South African President Jacob Zuma on Tuesday announced the creation of a national task team “to explore solutions to short-term student funding challenges”. The decision was taken during a meeting with vice-chancellors and university council leaders increasingly concerned about issues such as student violence, politicisation of campuses and insufficient financial aid.
SOUTH AFRICAMunyaradzi Makoni
Minister of Higher Education and Training Dr Blade Nzimande has issued guidelines for student housing at public universities, aimed at expanding and improving sometimes dire accommodation through minimum standards. South Africa previously had no policies governing housing at universities.
The Nigerian Medical Association and academics are once again at loggerheads over criteria for selecting vice-chancellors. The controversy is over the status of medical fellowships versus non-medical PhDs, and it has refused to go away.
The Agence Universitaire de la Francophonie, which promotes higher education and research in French-speaking universities throughout the world, has appointed a new director, Jean-Paul de Gaudemar.
Morocco has unveiled a strategy to tackle a shortage of teachers specialised in mathematics and foreign languages. It includes new initiatives that will be implemented by universities and other higher education institutions.
Independent engineering schools in Tunisia are awaiting the introduction of new, tougher specifications that should ensure the quality of their diplomas is up to standard. But some are accusing the government of deliberately impeding development of the private sector – although the move follows a strike by engineering students complaining that private schools are favoured.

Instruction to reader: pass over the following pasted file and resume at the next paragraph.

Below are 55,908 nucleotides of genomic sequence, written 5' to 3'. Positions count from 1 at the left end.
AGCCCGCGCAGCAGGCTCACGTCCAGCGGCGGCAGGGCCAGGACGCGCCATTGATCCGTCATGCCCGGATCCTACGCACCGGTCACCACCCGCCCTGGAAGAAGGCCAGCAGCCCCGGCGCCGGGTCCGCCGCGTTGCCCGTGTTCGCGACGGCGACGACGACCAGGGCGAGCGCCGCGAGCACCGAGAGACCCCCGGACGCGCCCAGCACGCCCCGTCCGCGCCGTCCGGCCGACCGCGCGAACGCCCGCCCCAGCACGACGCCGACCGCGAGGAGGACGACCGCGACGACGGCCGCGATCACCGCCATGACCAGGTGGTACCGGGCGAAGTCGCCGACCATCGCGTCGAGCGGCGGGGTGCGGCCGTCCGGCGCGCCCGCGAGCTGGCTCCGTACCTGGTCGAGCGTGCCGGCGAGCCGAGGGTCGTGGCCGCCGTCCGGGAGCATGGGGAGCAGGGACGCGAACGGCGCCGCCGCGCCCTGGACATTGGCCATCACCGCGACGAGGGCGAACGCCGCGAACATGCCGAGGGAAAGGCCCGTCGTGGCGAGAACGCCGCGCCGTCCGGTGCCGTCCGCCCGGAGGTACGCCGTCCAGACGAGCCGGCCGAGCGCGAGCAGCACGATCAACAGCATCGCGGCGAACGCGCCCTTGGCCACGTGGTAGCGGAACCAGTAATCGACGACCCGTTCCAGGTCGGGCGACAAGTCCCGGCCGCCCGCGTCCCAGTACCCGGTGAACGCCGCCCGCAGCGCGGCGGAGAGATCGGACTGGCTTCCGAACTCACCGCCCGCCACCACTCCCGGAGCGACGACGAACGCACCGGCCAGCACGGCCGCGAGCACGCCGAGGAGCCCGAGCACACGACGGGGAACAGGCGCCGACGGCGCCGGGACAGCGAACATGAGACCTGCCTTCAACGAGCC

The Regional Universities Forum for Capacity Building in Agriculture, RUFORUM, has launched an ambitious crowd-funding campaign to raise money to train more postgraduate students over the next five years.
Recent weeks have seen some university students in Libya sit examinations. It is a sign that things may be improving after the worst 18 months in the history of higher education. The civil war that has been wracking the country has seen universities bombed. Some institutions have had to halt education, and operations have been impeded at others.
As the Association of African Universities lamented lack of quality assurance at many of the more than 1,000 universities spread across the continent, the Economic Community of West African States – the powerful regional political grouping known as ECOWAS – was preparing to develop regional criteria for harmonising pre-university qualifications.